Bonsai Tonight

Johnny’s juniper

Posted in Uncategorized by Jonas Dupuich on November 5, 2013

One of the trees at Yamato’s recent exhibit was familiar to me. I’d seen it, a sierra juniper, developed since the early 2000s and displayed along the way at local shows. While I don’t have a great photo history of the tree, I do have a couple of shots from a few years back to offer an idea of how the tree has changed over time.

Sierra juniper

Sierra juniper

Sierra juniper

As displayed at Yamato’s 42nd annual exhibit

Great deadwood

Deadwood detail

Johnny Uchida juniper

As displayed at Bay Island Bonsai’s 5th exhibit in 2004

Johnny Uchida juniper

After restyling – circa 2003

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Wiring a procumbens juniper

Posted in Before and after, Styling by Jonas Dupuich on September 10, 2013

At this past weekend’s Bay Island Bonsai workshop, I wired my procumbens juniper. I didn’t use any heavy wire or make severe bends – for the most part I used fairly small gauge wire (mostly 14-18 with some 12) to tighten up the silhouette. No big changes for now while the tree fills in after thinning.

Procumbens

Front – before

Procumbens juniper

Front – after

Procumbens

Left side – before

Procumbens juniper

Left side – after

Procumbens

Right side – before

Procumbens juniper

Right side – after

Procumbens

Back – before

Procumbens juniper

Back – after

As the branches increase in density, I will replace the remaining heavy branches with smaller ones to create a less helmet-like effect. A repotting is also in order, which may happen later this fall.

Refining a procumbens juniper

Posted in Bonsai Development by Jonas Dupuich on August 23, 2013

This past winter I bought a juniper, procumbens ‘Nana,’ that was already well established as a bonsai. I repotted it soon after taking it home and have been letting it grow freely ever since. I removed about half of the old soil when I repotted, but until I remove the rest, I won’t expect the tree to be as vigorous as it can be in soil that drains better.

To prepare the tree for wiring, I recently thinned the foliage. I also removed a branch at the suggestion of Akio Kondo and extended the shari a bit. Here’s what the tree looked like before and after thinning.

Procumbens

Front – before

Procumbens

Front – after

Procumbens

Left side – before

Procumbens

Left side – after

Procumbens

Right side – before

Procumbens

Right side – after

Procumbens

Back – before

Procumbens

Back – after

As you can see, the shape of the tree didn’t change at all, but the overall density is lower than before. This is especially clear when the tree is viewed from above.

From above

View from above

Next, I jinned a large back branch. The process was simple – I removed most of the secondary and tertiary branching and peeled away the bark on the remaining stubs.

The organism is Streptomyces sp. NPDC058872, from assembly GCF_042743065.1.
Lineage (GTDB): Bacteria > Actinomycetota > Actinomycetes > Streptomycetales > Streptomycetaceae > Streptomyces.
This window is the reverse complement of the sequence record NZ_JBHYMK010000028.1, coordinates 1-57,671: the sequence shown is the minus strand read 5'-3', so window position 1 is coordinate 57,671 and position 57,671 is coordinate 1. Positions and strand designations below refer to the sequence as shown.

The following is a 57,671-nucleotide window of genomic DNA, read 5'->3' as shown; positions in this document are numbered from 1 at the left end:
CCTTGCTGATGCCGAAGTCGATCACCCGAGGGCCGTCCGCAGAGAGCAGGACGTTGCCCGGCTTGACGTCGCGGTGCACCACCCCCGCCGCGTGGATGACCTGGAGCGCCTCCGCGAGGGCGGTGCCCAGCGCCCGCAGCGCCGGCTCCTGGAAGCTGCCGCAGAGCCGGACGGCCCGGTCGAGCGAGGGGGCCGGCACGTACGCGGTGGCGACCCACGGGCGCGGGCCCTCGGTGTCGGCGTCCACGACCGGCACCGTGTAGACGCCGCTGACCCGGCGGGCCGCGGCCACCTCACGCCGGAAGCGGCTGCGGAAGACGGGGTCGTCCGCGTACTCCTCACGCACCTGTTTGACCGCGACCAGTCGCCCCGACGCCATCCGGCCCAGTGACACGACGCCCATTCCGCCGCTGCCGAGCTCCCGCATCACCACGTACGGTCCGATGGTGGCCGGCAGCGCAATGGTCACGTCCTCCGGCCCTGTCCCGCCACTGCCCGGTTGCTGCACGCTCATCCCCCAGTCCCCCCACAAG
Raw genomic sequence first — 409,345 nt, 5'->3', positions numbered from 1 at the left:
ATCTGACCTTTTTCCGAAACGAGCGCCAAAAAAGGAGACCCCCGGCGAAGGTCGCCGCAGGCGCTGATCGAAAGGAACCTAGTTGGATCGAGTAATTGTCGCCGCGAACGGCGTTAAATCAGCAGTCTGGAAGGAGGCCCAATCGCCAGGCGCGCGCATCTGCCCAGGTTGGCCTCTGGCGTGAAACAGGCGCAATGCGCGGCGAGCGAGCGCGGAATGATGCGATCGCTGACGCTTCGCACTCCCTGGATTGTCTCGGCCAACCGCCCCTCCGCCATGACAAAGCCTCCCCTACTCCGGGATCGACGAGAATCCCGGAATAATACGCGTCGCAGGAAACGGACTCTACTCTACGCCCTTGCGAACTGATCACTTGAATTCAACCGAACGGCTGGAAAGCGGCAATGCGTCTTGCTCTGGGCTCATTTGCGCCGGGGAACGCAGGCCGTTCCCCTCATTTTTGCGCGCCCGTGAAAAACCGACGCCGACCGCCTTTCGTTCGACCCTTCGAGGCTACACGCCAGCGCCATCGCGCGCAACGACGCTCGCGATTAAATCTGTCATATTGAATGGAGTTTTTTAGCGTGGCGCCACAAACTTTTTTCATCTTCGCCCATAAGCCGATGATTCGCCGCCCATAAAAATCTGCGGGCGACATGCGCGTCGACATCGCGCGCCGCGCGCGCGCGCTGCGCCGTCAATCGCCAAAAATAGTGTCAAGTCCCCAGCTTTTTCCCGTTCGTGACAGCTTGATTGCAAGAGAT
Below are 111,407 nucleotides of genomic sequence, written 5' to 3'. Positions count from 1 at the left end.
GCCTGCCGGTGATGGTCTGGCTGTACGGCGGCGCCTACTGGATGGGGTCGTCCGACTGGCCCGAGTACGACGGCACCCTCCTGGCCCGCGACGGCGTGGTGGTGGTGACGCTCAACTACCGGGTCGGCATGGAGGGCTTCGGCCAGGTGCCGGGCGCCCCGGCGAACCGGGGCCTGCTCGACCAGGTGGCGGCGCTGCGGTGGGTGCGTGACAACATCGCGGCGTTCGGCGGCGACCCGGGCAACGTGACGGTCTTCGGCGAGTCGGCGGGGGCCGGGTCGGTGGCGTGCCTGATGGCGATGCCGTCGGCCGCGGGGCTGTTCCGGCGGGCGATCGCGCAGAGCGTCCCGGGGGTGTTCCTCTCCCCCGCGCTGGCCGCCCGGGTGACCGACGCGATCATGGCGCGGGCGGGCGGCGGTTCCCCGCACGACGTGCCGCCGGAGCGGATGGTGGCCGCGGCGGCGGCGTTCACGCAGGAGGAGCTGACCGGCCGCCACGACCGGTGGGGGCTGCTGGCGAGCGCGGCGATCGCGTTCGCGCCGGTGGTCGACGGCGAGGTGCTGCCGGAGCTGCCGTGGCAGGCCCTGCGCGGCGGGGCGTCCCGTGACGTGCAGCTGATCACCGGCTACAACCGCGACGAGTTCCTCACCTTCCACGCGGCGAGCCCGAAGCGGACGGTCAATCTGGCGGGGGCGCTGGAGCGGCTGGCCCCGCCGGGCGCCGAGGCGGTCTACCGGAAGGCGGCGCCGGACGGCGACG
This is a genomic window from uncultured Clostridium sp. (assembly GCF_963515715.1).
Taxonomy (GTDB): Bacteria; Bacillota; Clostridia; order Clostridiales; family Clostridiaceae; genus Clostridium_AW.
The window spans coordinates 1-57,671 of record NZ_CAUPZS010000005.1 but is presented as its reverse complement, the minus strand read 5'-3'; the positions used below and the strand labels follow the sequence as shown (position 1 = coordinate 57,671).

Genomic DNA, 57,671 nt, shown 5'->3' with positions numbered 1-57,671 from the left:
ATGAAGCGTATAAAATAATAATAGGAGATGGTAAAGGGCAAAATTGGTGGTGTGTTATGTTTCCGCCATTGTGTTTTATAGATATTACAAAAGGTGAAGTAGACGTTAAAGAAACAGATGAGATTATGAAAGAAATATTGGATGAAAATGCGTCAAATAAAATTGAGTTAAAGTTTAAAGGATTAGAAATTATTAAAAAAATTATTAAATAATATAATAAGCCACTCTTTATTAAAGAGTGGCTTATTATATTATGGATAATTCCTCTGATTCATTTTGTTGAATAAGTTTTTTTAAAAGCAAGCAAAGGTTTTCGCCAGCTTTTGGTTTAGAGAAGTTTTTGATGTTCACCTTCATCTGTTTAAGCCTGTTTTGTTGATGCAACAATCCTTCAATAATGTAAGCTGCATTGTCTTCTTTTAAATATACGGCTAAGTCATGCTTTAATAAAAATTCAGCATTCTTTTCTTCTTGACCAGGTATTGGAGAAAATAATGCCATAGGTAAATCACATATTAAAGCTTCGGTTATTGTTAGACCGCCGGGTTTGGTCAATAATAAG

Deadwood

After stripping bark from the end of the jinned branch

It’s always easier to remove the bark when you make jin as postponing the work gives the bark time to dry out, making it much harder to remove.

Deadwood

After stripping the bark at the base of the branch

Deadwood

The jinned branch from below

This was a natural time to extend the shari, so Boon marked areas for me to work on.

Deadwood

Red marks indicate where the new shari will be

I tend to take a lightweight approach to carving deadwood on bonsai. Shari often occurs naturally above and below dead branches as sap can no longer flow through these areas. The few areas I opened up were all adjacent to already dead areas.

Deadwood

Extending the shari above a dead area

Deadwood

Extending shari below the jinned branch

Deadwood

Extending the shari below a dead branch

Deadwood

Widening the shari below dead branches

Deadwood

From the front

I’ll usually let the deadwood dry for up to a year or two before treating it with lime sulfur.  Waiting will help me achieve a more natural effect as lime sulfur doesn’t soak in very well to new deadwood. I’ll say more about the thinning process Friday.

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Thinning procumbens juniper

Posted in Bonsai Development by Jonas Dupuich on August 20, 2013

Thinning procumbens juniper is straightforward. Remove downward-growing shoots, shoots that emerge from branch intersections and shoots that extend beyond the desired pad silhouette. Thin remaining shoots to facilitate wiring.

Procumbens

Procumbens juniper – before thinning

Procumbens

Before thinning – below

Procumbens

Removing a downward-growing shoot

Procumbens

After thinning

Procumbens

After thinning – below

Procumbens

Branch pad after thinning

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